Over the years I’ve facilitated Writing is Good Medicine™ programs at the cancer center in Bennington, community workshops and conferences. More recently, due to safety concerns with COVID, online programs have been offered through my blog “A Medical Humanist’s Notes.” I must admit that I miss being in the room with participants but I’ve come to learn that the online format can be effective in helping patients to identify and communicate issues and concerns in facing illness.
I often use a quote from literature, a poem or a patient’s words as a prompt for a writing exercise. This time I’m borrowing the words of Anatole Broyard from his book Intoxicated by My Illness, which recounts his experience and reflections as a cancer patient.
He notes, “Stories are antibodies against illness and pain. Language, speech, stories or narratives are the most effective ways to keep our humanity alive. A sick person can make a story, a narrative out of his illness as a way of trying to detoxify it.”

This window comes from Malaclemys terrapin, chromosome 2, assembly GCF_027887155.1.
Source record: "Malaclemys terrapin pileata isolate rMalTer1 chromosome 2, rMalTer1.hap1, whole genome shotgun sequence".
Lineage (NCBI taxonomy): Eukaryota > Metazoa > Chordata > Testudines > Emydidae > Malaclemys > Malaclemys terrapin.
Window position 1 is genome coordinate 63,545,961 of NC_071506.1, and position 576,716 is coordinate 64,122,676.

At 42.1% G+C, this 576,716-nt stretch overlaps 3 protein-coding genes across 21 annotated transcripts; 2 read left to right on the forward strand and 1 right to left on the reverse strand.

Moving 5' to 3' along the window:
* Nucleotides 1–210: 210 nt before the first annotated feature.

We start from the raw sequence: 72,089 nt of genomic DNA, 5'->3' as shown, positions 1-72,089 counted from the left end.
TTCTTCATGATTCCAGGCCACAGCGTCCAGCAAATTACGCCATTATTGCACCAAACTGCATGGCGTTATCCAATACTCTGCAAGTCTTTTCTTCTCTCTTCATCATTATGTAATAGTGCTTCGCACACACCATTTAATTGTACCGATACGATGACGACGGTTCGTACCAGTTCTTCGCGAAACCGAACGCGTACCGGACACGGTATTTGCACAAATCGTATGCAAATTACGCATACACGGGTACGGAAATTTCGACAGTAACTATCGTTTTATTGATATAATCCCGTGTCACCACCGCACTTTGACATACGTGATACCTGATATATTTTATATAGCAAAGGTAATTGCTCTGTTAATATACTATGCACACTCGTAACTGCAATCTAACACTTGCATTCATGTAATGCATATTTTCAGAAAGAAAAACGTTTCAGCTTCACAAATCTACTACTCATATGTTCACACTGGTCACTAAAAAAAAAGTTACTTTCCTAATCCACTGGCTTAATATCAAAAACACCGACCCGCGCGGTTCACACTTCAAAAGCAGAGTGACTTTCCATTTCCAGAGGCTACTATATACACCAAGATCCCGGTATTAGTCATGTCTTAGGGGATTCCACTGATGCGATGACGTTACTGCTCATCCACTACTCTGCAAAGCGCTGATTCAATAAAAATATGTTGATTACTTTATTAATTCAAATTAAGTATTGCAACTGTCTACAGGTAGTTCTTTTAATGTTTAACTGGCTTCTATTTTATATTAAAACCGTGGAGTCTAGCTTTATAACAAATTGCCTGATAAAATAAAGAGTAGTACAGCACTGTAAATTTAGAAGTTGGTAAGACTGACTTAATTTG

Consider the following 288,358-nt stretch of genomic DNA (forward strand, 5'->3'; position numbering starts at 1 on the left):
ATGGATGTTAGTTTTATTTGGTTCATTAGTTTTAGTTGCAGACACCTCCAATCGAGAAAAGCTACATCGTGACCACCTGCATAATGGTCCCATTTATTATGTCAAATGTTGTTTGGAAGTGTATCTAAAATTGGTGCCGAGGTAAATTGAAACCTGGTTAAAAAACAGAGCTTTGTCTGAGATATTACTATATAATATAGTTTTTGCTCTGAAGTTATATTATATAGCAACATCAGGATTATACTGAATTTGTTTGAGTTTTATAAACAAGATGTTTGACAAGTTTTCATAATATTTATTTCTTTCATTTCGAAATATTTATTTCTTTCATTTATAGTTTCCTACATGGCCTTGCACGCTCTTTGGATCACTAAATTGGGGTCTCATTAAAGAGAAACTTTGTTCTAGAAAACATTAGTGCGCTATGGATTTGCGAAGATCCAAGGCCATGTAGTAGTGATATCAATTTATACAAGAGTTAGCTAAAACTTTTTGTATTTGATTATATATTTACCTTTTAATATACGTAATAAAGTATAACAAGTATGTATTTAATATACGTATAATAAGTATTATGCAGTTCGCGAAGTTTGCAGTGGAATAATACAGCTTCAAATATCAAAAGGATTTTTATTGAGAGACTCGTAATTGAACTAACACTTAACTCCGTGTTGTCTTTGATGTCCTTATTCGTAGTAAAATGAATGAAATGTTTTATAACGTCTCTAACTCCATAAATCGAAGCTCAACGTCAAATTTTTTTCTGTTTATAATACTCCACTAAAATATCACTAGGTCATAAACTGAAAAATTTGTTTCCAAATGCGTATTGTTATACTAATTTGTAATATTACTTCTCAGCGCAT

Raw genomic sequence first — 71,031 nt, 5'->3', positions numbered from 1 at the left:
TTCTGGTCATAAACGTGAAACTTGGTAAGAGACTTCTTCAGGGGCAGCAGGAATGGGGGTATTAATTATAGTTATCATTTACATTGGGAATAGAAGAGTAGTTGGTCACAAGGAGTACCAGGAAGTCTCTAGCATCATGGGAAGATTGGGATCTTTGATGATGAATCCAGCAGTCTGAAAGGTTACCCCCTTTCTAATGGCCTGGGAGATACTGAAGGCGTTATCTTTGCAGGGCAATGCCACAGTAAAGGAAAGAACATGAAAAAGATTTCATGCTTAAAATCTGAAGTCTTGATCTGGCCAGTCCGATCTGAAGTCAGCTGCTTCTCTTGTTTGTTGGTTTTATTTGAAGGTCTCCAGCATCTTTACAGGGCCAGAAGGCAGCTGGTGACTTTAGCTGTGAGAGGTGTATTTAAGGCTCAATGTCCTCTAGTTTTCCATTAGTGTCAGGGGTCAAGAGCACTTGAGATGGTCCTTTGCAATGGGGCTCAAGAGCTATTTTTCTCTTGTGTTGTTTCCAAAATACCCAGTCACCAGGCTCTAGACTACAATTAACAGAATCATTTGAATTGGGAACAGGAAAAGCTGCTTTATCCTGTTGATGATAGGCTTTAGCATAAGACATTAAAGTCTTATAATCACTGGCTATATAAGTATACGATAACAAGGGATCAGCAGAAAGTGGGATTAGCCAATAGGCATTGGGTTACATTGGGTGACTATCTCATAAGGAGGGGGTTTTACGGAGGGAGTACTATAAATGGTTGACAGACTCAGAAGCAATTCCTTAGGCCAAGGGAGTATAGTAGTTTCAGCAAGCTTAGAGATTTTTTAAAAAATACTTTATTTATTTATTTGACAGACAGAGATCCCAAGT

So, using Broyard’s words, write about “what keeps your humanity alive.”
Remember the rules: write the first words that come to mind, don’t erase and forget grammar and punctuation. Write for 5 minutes and stop.
You may be surprised what you discover when putting pen to paper. Please share your response in the comment section or, if you prefer, maintain for your own records. Consider letting others know your thoughts, including healthcare providers. This exercise could provide useful information in helping to find a meaningful path towards comfort in difficult times.
Stay tuned for more Writing is Good Medicine™ programs!